Helping vulnerable people

Surgery all morning followed by a visit to HARTS which is Haringey’s family support unit. It was a really worthwhile visit as the issues they deal with as also issues that many people who come to my surgery also raise.

The issue often presents itself around housing difficulties – sometimes eviction – but the real problems is that the resident has got into arrears because of lack of understanding of how to manage finance, or a failure to understand official looking documents sent to them – either because of an aversion to bureaucracy or because of problems reading English – and so on. Often these situations are multi-layered with language issues, medical or mental health challenges, children not being in school and various other trials and tribulations which result in the person simply not coping. And that downward spiral then costs a fortune of support ultimately.

HARTS puts in support mechanisms at a stage where they can help the individual sort out the problems one by one until they are managing and coping independently – and then helps with pathways to work and education – so that they can become properly independent in the future.

I meet two of the people they are helping. The first was a single mother whose son had been stabbed twice and the victim of muggings 18 times and who had had to leave her home and go into temporary accommodation so her son would be safer and begin to recover from the traumas. Her English is now very good and she could not sing the praises of Mohammed Belal Aziz highy enough – the HARTS manager who was always there for her.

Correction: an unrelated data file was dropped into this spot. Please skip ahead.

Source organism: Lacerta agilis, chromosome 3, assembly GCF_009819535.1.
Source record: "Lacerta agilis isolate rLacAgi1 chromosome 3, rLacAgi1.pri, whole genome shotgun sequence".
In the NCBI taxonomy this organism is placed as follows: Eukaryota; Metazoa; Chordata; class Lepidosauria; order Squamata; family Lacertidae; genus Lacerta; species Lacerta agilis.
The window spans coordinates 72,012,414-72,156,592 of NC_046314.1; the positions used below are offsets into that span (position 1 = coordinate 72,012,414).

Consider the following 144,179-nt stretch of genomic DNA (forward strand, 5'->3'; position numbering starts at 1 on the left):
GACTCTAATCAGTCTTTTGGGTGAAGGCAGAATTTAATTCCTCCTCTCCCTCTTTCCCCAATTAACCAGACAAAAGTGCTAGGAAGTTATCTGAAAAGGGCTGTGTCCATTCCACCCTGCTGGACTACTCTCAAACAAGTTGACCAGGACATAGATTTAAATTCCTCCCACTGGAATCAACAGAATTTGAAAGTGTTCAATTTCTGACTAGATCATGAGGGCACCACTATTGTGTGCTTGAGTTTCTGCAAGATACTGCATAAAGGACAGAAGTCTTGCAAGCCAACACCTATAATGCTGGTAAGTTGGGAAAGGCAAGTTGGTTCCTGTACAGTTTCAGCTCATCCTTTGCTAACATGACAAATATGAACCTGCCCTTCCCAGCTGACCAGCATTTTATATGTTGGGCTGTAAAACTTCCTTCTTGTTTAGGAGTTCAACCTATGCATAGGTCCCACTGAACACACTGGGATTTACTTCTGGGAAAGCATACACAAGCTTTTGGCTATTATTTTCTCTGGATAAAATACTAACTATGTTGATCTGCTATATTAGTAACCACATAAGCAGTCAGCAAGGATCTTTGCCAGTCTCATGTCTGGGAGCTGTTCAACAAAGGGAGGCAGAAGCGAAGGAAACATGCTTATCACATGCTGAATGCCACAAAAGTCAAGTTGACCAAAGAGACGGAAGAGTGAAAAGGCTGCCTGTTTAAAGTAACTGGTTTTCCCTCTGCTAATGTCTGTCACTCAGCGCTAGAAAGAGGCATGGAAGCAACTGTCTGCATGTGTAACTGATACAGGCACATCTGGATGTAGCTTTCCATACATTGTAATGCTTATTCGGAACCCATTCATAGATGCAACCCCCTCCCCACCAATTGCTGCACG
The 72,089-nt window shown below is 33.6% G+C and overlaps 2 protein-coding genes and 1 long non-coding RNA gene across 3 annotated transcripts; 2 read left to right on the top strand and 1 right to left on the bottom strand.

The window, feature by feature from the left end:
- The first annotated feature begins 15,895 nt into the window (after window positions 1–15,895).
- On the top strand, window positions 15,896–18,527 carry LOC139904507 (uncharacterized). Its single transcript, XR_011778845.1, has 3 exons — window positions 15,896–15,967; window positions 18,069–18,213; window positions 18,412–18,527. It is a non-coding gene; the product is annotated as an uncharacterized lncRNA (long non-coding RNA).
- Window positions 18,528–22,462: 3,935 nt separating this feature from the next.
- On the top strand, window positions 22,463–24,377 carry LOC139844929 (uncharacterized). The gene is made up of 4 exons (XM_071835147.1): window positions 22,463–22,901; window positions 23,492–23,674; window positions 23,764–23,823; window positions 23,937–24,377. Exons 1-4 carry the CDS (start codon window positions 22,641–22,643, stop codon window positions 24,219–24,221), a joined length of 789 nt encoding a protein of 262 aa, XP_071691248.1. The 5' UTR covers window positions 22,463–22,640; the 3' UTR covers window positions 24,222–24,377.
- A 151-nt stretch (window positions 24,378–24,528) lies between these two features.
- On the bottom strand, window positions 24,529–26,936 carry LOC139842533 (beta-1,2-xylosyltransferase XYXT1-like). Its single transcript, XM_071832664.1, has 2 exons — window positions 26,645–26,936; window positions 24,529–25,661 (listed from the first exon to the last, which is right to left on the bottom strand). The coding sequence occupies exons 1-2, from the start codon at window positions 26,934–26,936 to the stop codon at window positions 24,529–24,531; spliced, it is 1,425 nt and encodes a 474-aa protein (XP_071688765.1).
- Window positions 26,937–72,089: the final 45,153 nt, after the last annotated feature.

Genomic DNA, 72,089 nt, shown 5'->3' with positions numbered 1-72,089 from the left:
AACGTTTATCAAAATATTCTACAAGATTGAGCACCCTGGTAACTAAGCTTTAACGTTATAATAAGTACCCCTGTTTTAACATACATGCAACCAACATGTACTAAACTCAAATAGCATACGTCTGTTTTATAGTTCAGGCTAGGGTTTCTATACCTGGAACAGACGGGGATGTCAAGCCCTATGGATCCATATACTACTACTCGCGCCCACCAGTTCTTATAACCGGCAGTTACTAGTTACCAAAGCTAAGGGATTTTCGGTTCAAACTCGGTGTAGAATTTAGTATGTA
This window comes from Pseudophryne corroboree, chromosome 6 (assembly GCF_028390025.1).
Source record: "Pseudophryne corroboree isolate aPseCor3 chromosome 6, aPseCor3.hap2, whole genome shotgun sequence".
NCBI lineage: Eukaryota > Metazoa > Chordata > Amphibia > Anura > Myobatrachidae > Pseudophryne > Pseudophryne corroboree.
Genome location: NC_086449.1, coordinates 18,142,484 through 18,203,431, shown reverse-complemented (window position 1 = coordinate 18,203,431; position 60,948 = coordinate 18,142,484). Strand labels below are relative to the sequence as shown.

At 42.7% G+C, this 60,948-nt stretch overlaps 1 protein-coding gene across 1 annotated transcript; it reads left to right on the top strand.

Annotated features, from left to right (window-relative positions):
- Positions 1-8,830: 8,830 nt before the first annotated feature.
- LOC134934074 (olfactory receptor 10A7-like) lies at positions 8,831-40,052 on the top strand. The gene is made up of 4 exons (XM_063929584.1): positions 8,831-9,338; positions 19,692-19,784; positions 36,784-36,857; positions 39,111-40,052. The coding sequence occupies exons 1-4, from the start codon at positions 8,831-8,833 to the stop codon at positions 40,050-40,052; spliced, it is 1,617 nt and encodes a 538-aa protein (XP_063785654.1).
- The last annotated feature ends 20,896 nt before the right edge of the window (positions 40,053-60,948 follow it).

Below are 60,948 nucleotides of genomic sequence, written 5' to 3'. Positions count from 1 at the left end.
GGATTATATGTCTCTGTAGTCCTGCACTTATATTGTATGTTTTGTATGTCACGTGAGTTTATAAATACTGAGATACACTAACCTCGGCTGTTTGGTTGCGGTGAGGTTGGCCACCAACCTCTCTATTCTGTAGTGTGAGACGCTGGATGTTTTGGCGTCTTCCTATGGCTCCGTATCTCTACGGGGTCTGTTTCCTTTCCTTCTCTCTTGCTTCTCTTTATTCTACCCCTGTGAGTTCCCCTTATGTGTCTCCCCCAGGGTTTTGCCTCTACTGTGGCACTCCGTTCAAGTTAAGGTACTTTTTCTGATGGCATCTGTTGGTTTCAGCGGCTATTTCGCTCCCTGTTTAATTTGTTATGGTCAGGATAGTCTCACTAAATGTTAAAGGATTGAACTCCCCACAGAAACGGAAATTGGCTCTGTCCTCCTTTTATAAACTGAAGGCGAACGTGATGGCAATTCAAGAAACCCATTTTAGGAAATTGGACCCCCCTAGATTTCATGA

The second had spent five years also as a single mother and she virtually didn’t go out because she didn’t know how to get help or what was available. With two children, no husband and no family – she was stuck until financial problems alerted her landlords, Circle 33, to recommend she contact HARTS. They helped her get on top of her finances and she is now studying at college – and hopefully will be able to go into the working world in due course. Her caseworker, Zerrin Cankiran, was there too – and it was clear that the relationship side of the support had played a consistent and important role in the road to recovering independence.

The women were delightful and it was a genuine pleasure to meet them and all of those at HART who are working so hard with those who are vulnerable in our society to help them sort out what have seemed impossible problems.